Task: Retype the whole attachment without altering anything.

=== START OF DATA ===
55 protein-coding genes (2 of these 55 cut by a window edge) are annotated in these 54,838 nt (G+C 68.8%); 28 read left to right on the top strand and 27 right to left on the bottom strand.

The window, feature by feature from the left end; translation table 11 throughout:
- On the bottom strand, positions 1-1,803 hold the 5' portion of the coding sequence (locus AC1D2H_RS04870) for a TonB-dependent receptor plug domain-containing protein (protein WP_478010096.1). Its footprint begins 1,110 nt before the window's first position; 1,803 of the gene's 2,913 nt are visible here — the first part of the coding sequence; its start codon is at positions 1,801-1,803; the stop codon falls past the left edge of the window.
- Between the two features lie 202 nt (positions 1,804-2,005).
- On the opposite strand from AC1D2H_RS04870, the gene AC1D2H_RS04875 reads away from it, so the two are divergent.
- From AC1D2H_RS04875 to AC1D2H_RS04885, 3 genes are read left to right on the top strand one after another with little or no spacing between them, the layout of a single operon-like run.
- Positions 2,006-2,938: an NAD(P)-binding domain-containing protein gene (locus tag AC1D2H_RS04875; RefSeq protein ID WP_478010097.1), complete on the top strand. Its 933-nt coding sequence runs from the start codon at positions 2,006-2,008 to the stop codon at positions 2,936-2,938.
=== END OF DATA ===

55 protein-coding genes (2 of these 55 cut by a window edge) are annotated in these 54,838 nt (G+C 68.8%); 28 read left to right on the top strand and 27 right to left on the bottom strand.

The window, feature by feature from the left end; translation table 11 throughout:
- On the bottom strand, positions 1-1,803 hold the 5' portion of the coding sequence (locus AC1D2H_RS04870) for a TonB-dependent receptor plug domain-containing protein (protein WP_478010096.1). Its footprint begins 1,110 nt before the window's first position; 1,803 of the gene's 2,913 nt are visible here — the first part of the coding sequence; its start codon is at positions 1,801-1,803; the stop codon falls past the left edge of the window.
- Between the two features lie 202 nt (positions 1,804-2,005).
- On the opposite strand from AC1D2H_RS04870, the gene AC1D2H_RS04875 reads away from it, so the two are divergent.
- From AC1D2H_RS04875 to AC1D2H_RS04885, 3 genes are read left to right on the top strand one after another with little or no spacing between them, the layout of a single operon-like run.
- Positions 2,006-2,938: an NAD(P)-binding domain-containing protein gene (locus tag AC1D2H_RS04875; RefSeq protein ID WP_478010097.1), complete on the top strand. Its 933-nt coding sequence runs from the start codon at positions 2,006-2,008 to the stop codon at positions 2,936-2,938.